Chef Salad

My favorite salad was this one. A chef salad at a cafe in South Lake Tahoe. Sadly, I can’t remember the name of it, though!

So… how about now? What happened to my weight when I suddenly stopped hiking 20+ miles every day? Well, it started coming back on pretty easily, so I immediately cut my portions once I was off the trail – not an easy thing to do! I did okay for the first couple of weeks and was able to maintain my weight at about 160 pounds. Then the holidays hit and all of a sudden my jeans no longer fit comfortably. Maybe I had too many consecutive days in my pjs. Maybe I just ate too many mashed potatoes, beers and cookies… but I got up to 168 again. I was actually starting to feel lethargic and slightly sick to my stomach on a pretty consistent basis. Not cool! And this was just a few weeks ago. Since then, I’ve been working pretty hard at feeling better. I’ve been annoyingly watching my calorie intake (temporarily – I very much dislike counting calories), watching portions and exercising daily, if only for 10 minutes. If I lose a few pounds, that would be a bonus, but I’ve already noticed my tummy feeling better and I’m feeling mentally stronger – and that’s what it’s about. I feel good again…

…but I don’t know that it’s possible to feel as good as I did when I was hiking the PCT. Unless, of course, I hike again. It is BY FAR my favorite way to keep my weight stable, eat for fuel and fun, all while feeling totally healthy… and unstoppable. Confident. Strong. Healthy. Happy.

A fellow cross-country hiker and good friend of mine, Gimpy Geezer, really said it best as we discussed long-distance hiking and weight:

“I just set it aside for six months and found it again when I got home.”

I just love it – that pretty much says it all!

Tonight I love sparkling water. It’s random, but it’s one of my new favorite things.

Thanks for reading and being a part of my journey!

With love,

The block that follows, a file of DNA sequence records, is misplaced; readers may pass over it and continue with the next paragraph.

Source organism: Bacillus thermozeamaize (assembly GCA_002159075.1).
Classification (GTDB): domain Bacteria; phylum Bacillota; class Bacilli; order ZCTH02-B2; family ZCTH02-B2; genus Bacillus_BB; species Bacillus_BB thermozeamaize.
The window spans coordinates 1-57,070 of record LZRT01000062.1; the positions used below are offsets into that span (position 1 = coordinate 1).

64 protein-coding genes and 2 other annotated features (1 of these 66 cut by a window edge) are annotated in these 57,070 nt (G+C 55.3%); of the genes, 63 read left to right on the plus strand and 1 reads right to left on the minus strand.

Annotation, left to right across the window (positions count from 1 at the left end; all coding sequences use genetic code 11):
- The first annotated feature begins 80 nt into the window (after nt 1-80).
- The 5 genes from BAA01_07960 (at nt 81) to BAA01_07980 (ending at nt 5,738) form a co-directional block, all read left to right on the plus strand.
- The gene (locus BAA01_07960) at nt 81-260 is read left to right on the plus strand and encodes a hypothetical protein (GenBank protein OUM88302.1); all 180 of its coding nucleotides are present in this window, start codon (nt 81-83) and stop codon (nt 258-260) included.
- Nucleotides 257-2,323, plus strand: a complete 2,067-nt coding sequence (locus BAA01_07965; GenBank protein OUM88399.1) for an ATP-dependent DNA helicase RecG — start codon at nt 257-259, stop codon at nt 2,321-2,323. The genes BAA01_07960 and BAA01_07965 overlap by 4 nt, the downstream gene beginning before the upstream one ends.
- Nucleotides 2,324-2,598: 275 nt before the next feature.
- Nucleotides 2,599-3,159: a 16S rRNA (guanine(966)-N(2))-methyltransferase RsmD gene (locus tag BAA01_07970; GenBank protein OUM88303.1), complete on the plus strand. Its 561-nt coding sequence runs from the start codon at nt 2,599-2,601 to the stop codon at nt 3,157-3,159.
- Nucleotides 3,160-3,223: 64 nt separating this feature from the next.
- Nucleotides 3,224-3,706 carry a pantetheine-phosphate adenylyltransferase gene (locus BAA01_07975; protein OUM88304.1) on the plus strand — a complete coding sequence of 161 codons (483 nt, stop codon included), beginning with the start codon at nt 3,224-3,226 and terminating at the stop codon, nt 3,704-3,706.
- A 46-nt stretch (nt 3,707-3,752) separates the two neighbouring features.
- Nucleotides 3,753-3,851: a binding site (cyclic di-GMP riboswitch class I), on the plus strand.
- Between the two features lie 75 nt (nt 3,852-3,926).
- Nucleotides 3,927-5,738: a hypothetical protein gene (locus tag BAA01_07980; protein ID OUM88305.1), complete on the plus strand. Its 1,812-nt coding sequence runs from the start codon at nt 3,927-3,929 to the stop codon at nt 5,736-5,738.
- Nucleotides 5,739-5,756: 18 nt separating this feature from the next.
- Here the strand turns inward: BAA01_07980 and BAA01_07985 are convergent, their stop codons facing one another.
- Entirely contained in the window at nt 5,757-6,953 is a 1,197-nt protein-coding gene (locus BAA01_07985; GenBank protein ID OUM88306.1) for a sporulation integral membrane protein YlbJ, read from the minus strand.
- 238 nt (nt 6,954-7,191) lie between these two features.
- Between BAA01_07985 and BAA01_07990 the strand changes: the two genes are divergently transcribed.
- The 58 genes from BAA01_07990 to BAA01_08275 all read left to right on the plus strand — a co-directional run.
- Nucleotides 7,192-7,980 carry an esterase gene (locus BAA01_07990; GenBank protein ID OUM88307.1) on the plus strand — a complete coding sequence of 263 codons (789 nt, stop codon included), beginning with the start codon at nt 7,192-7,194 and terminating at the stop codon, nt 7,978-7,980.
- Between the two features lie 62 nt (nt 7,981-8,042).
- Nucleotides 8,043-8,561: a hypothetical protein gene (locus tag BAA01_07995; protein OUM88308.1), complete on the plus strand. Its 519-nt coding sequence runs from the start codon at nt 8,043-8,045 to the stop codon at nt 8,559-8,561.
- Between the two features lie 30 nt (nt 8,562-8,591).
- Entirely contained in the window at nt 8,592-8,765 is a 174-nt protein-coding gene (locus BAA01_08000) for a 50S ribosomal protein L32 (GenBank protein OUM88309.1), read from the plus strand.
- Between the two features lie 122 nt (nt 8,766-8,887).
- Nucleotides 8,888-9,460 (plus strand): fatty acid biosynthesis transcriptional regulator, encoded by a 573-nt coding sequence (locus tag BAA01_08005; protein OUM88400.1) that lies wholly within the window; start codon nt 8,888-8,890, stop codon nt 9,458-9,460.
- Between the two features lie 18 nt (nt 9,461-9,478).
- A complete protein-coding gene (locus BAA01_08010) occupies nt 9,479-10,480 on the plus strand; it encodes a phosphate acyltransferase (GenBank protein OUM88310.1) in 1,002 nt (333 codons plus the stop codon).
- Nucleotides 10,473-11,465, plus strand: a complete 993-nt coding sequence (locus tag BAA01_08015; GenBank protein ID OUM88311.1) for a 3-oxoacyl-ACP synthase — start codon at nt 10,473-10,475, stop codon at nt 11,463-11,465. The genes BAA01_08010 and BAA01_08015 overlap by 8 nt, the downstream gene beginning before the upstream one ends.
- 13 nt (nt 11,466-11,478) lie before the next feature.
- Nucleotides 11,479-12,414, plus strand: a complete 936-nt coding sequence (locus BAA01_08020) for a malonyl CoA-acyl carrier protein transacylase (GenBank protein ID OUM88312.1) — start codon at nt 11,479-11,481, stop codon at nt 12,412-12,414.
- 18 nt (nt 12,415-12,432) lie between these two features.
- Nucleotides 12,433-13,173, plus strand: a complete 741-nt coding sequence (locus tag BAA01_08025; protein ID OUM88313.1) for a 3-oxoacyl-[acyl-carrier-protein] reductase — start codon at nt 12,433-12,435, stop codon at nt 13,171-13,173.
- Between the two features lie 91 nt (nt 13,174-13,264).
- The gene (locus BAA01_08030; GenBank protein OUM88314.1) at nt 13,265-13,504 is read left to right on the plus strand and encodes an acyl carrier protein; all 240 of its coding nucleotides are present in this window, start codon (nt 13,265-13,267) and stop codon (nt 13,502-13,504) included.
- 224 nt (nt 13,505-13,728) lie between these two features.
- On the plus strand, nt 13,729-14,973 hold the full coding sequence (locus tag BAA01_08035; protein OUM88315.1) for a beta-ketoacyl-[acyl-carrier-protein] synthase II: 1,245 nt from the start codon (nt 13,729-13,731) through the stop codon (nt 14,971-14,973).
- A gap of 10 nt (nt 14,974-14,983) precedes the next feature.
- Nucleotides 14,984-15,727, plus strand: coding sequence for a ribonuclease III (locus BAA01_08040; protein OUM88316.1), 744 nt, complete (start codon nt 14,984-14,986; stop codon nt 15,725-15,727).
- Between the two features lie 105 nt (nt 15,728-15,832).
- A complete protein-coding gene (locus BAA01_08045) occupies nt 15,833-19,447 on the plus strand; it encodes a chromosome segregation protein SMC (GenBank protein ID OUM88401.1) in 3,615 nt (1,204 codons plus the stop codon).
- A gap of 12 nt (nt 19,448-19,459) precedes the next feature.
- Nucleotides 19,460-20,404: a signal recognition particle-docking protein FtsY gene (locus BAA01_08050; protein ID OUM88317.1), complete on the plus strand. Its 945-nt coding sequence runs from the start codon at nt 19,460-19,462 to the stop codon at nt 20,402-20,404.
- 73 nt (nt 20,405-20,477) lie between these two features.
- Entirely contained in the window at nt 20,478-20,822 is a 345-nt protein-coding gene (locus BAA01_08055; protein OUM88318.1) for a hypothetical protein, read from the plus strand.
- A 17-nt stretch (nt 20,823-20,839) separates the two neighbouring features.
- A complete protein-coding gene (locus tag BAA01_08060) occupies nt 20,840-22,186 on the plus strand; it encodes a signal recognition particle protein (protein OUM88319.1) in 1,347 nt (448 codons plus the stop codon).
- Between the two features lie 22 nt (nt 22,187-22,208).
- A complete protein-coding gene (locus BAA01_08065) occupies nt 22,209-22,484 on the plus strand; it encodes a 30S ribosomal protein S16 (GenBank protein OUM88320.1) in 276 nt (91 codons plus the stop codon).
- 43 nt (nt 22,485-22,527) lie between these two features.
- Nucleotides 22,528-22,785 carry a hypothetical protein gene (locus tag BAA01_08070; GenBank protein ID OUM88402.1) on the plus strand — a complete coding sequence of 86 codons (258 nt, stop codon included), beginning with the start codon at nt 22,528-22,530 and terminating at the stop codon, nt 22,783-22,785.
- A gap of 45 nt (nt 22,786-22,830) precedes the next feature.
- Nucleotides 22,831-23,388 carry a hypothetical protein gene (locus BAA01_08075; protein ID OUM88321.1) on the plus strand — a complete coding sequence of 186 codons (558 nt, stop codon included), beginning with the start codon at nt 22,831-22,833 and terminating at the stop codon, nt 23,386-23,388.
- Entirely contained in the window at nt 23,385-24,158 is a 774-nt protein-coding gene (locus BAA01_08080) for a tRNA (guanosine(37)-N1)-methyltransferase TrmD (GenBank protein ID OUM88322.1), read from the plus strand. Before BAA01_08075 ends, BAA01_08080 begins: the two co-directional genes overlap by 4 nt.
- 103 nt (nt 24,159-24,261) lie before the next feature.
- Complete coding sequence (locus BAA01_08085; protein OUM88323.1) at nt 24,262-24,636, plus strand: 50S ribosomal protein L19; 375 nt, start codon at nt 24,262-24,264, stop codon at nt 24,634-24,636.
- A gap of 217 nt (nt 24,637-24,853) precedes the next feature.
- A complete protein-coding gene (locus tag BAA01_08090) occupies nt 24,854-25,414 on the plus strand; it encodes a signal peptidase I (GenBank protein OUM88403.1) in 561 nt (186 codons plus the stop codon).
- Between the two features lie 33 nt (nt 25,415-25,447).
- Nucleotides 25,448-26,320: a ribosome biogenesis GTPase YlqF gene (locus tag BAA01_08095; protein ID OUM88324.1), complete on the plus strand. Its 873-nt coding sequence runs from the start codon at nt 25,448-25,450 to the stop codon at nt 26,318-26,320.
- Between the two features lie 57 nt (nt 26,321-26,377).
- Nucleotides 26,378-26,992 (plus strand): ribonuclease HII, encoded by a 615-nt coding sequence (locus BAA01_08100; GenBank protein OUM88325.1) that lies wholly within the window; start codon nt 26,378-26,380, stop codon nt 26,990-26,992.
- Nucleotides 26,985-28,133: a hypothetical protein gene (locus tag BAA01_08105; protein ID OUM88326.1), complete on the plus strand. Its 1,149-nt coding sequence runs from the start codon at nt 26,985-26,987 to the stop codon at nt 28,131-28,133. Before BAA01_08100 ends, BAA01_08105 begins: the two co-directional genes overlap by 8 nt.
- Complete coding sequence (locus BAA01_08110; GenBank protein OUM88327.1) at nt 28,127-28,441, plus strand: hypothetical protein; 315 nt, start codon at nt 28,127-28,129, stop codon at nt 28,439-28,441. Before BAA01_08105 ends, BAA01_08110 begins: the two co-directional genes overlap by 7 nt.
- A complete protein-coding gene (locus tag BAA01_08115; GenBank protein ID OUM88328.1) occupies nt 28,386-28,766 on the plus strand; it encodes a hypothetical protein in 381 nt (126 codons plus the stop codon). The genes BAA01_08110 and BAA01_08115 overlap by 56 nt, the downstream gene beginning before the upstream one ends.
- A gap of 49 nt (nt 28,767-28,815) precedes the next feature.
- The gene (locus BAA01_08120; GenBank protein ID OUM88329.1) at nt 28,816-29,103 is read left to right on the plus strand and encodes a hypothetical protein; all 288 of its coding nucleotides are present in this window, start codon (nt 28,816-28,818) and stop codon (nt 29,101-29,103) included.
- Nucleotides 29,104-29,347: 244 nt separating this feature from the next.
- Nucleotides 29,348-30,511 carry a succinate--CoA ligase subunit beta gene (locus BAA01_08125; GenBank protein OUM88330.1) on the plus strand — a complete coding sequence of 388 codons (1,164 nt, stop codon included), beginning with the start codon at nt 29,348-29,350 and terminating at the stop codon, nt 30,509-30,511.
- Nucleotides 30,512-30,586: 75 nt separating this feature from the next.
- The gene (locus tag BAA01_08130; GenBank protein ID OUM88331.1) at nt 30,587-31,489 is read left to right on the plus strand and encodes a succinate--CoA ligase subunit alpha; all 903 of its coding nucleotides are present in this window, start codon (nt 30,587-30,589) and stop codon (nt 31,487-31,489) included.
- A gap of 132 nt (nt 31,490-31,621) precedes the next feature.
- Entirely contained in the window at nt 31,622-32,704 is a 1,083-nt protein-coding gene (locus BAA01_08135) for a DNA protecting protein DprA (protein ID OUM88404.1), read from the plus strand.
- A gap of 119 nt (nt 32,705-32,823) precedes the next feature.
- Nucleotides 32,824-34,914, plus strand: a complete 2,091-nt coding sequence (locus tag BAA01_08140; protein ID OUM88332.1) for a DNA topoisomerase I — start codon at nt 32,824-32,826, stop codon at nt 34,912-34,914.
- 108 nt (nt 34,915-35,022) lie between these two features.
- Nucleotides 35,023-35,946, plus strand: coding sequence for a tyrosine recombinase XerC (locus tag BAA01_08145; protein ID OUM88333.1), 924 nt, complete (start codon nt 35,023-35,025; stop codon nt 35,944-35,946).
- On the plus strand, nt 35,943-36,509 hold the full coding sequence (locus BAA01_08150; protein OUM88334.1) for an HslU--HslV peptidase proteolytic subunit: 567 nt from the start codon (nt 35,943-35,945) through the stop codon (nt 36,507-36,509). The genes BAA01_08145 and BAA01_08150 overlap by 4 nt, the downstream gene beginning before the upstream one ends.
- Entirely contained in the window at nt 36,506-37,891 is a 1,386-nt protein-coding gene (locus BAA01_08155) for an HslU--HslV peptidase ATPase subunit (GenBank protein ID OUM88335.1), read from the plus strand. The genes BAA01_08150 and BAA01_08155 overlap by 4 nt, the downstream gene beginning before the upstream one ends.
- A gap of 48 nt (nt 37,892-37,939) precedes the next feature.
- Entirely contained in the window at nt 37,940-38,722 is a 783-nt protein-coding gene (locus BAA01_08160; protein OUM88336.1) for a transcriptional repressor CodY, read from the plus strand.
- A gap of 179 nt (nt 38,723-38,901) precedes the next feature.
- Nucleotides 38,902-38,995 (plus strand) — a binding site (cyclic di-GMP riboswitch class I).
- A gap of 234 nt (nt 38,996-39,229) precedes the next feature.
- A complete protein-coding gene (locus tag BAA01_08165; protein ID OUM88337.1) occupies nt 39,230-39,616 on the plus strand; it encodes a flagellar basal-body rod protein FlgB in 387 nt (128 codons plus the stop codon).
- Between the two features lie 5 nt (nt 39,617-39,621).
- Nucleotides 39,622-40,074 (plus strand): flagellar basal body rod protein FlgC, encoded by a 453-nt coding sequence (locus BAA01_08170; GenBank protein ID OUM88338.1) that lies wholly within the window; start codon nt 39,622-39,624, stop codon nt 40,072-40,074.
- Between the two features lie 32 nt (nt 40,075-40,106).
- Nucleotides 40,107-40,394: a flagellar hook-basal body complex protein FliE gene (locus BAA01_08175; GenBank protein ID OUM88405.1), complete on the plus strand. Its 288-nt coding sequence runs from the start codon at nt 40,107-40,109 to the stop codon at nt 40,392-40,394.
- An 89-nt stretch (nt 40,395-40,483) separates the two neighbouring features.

Toots Magoots
(Robin Grapa)


4 thoughts on “Weight loss on a thru-hike

  1. The yo yo life is so frustrating, I feel your pain and have lived a parallel journey in this regard. Your courage to share is refreshing. I wish you the best of luck in finding a lifelong solution, especially as you embark on a more sedentary career.

    I saw someone had done a small unscientific survey of hikers this past season regarding weight loss and I think it matches your experience. I would love for someone to take this on a bit more seriously and do a large population sample with body fat analysis and weights at beginning and using same device at intervals along the trail through to the finish. Add to that interviews regarding diet and lifestyle pre and post trail. Maybe one of the hikers looking to combine school with a thru hike.

      • Ha :) The person who did it this year, thought setting it up in trail towns or at the big trail angel houses would work. Would be great to coordinate with a vehicle/hike team like the gal on the horse this year.

        They way apps are evolving, there will probably be an app in another year or two :)

  2. As a side note for those looking at weight loss and not all the other beauties of trail life; you can get paid to lose weight this way, just work for the post office as a mail carrier doing a park and loop route. It’s not as fun but it really brings the pounds/inches off! Plus you earn a measley $15/hour…